The magic question is – where, or to who?

IMHO it seems like buying a bunch of 5N .COMs for thousands of dollars would leave an investor sitting on a bunch of names that would be pretty darn hard to sell for any profit at all. Still, 5N .COMs are dropping every week which means that domain owners out there don’t even want to pay the $10 to renew them, yet investors are willing to pay thousands of dollars for the exact same domains.

Yes, the domain industry is a crazy place and as I’ve said many times before, numeric domains aren’t my thing…but lately I’ve been thinking maybe I should do more research and start buying more numeric .COMs.

What do you think? Are there people out there that are able to flip these 5N .COMs for a nice profit? I want to hear from you, comment and let your voice be heard!

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Here’s the final design for my 11-year blogging anniversary shirt

Fri, 2018-09-07 14:23

I would like to thank everyone for all the great feedback and help designing my 11-year blogging anniversary shirt. This really was a team effort and I look forward to sending out shirts to everyone who helped in the effort.

When I started blogging I honestly never thought I’d still be blogging 11-years later. My life has changed dramatically over the last 11-years, from getting married, to starting a software company, to moving from Boston to Los Angeles, then to Austin, and now to San Francisco.

Blogging is a daily ritual that I can’t imagine living without. While I used to look at blogging as writing, I have learned over the years that it’s a lot more than that. It really is about you, my reader, and trying to write things you enjoy and getting the chance to have a dialog together.

If you’re a regular reader and commenter, you can expect me to reach out and send a shirt your way. The same goes for everyone who shared their feedback throughout the process. So without further ado, here’s the final design for the shirt!

I had a fair amount of people who thought it would be cool to put the number 11 on the back of the shirt but I decided just to keep it simple. At the end of the day I thought people could then randomly start asking you why the back of your shirt has the number 11 on it when they should be saying, “hey what’s a Domainer?”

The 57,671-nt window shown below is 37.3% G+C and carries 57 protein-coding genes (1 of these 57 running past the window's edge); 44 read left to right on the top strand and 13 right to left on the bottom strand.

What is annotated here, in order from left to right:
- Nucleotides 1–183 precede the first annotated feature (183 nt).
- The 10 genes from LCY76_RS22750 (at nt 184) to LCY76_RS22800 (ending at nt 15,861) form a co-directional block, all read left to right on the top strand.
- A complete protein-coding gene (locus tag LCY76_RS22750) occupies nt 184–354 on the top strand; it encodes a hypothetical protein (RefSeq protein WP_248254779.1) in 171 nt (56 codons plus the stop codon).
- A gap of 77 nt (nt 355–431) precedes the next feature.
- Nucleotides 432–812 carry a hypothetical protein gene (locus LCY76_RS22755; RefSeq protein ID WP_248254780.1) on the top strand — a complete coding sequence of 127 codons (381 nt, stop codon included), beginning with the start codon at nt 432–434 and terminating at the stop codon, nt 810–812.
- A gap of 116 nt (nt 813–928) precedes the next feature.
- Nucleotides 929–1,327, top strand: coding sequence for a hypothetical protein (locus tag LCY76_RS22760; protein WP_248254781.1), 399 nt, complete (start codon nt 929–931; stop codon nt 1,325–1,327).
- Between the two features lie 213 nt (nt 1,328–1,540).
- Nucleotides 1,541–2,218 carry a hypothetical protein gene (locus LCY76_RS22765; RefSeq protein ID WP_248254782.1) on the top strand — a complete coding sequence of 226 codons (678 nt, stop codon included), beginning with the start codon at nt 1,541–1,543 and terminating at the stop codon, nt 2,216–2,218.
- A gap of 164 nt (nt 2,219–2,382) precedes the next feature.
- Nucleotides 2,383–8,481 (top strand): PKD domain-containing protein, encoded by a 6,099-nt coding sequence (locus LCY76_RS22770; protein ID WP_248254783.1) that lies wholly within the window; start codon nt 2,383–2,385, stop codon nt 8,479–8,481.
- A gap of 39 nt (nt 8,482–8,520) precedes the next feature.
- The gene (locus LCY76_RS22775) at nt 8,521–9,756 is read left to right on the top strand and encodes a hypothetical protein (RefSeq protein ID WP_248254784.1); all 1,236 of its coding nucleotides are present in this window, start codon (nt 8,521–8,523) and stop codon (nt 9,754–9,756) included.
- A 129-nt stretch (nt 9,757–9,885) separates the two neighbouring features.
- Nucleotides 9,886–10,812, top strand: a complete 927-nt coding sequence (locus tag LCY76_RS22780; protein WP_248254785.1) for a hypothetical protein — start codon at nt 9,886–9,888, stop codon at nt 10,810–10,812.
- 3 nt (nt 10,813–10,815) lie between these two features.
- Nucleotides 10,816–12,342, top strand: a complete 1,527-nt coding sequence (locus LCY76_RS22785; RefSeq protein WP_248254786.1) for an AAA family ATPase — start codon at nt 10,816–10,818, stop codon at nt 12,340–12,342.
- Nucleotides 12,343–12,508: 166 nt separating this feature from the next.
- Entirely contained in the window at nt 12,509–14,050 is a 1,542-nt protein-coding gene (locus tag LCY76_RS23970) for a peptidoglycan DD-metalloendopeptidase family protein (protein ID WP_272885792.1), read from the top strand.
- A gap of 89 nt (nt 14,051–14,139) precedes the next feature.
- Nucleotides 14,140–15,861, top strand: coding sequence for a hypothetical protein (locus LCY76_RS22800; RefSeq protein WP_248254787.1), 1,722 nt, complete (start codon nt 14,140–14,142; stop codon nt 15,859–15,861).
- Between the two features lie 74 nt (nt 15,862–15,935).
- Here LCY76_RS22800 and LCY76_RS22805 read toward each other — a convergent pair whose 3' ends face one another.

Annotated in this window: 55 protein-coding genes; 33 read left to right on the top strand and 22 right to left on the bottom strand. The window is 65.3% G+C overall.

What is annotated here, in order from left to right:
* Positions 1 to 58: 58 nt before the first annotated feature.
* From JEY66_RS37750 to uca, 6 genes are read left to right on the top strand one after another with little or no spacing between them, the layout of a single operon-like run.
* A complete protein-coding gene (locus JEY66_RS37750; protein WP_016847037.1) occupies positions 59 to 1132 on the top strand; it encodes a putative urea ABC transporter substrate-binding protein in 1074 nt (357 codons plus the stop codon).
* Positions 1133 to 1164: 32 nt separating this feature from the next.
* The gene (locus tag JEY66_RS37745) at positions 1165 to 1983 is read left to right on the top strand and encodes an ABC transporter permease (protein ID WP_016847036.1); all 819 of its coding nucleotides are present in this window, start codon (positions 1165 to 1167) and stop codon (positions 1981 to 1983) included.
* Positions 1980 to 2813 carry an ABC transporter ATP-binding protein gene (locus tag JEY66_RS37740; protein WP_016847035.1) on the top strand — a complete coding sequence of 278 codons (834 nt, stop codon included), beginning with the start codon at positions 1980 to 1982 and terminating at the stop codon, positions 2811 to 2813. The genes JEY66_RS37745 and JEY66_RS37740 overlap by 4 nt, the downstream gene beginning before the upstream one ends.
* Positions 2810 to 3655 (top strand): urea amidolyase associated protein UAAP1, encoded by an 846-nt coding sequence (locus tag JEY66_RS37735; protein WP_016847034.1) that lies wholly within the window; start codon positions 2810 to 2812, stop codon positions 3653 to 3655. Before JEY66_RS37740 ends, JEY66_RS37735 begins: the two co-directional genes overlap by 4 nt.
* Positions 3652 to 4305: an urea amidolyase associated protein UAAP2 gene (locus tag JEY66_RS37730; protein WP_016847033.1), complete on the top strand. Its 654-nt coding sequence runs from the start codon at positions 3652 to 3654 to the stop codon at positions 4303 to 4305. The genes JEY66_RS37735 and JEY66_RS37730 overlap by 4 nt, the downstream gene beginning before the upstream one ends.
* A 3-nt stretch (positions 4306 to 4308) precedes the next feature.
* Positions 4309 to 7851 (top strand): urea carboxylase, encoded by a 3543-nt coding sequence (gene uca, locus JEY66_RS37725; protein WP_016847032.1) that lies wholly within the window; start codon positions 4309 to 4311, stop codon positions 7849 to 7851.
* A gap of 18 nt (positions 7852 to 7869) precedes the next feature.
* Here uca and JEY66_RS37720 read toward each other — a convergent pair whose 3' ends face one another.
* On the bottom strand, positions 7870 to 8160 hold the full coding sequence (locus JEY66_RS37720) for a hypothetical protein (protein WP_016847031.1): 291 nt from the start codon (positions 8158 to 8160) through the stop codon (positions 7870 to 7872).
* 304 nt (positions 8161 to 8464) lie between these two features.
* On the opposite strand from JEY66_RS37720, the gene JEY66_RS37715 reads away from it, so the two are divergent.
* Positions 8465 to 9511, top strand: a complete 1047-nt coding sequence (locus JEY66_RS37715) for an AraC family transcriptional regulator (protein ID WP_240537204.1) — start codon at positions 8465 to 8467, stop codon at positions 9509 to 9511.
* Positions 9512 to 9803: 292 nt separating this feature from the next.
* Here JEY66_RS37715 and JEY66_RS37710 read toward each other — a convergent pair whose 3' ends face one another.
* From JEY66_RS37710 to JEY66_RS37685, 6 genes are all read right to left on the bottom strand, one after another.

Whether you shared feedback or not, if you like the design, read my blog, and do want to make sure you get one – please feel free to comment below and share your size in American Apparel T-Shirts if you can.

As always, thanks for reading and now it’s your turn – comment and let your voice be heard!

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3 tools I’m using to keep my domain portfolio more organized

Thu, 2018-09-06 14:23

I’m always looking for ways to be more organized, and often I find that new/innovative software is where I find the most opportunities for improvement. I went from taking paper notes to using the Notes app on the iPhone to using Evernote. Boom – now my notes are a lot more organized and I have a system for keeping them that way.

The same thing happened to me with project management/planning. I went from outlining on a whiteboard, to organizing things in Excel to Trello. Boom – Trello has honestly changed my life and completely streamlined the way we manage projects together as a team.

So when it comes to organizing my domain portfolio, I’m always looking for technology that can make life easier. As usual, it’s software that has been able to reduce the number of manual tasks I have to do and helped me continue to get more organized around my portfolio and all the data associated with it.

  1. Uniregistry – most people don’t know that you can actually use Uniregistry to manage your domain names across registrars. There’s no cost to do this and it has completely automated the process of keeping track of renewal dates. Previously I used Excel which meant I had to do it manually, now Uniregistry does it for me.
  2. Efty – when it comes to keeping track of inbound offers, Efty also replaced my excel spreadsheets by keeping track of all this data for me. I also used to keep track of my inbounds in Excel, then moved to Salesforce…but in both cases I had to manually copy and paste the contents of offer emails, record email addresses, phone numbers, etc.
  3. Trello – this year I started using Trello to manage domain deals, auctions, etc. Yes – this does mean manually entering things, but I use Trello to manage things at a high level and let solutions like the two I mentioned above manage the lower-level details. Here’s an example, if I get a good offer on a domain and start negotiating, I might add that to a Trello list tracking active deals. Another example is if I find out about an upcoming auction that I think I have domains that could be a good fit for, I can create a card with a name that matches the auction name and then store the names I’d like to list in it. Trello means no more notes, instead I have lists divided into categories which makes it very easy to find things and keep everything organized.

Of course there are plenty of other ways to keep your domain portfolio more organized but I hope these three either spark some inspiration or at least get your gears turning! Now it’s your turn, feel free to share what tools work for you or comment on any of the ones I shared above.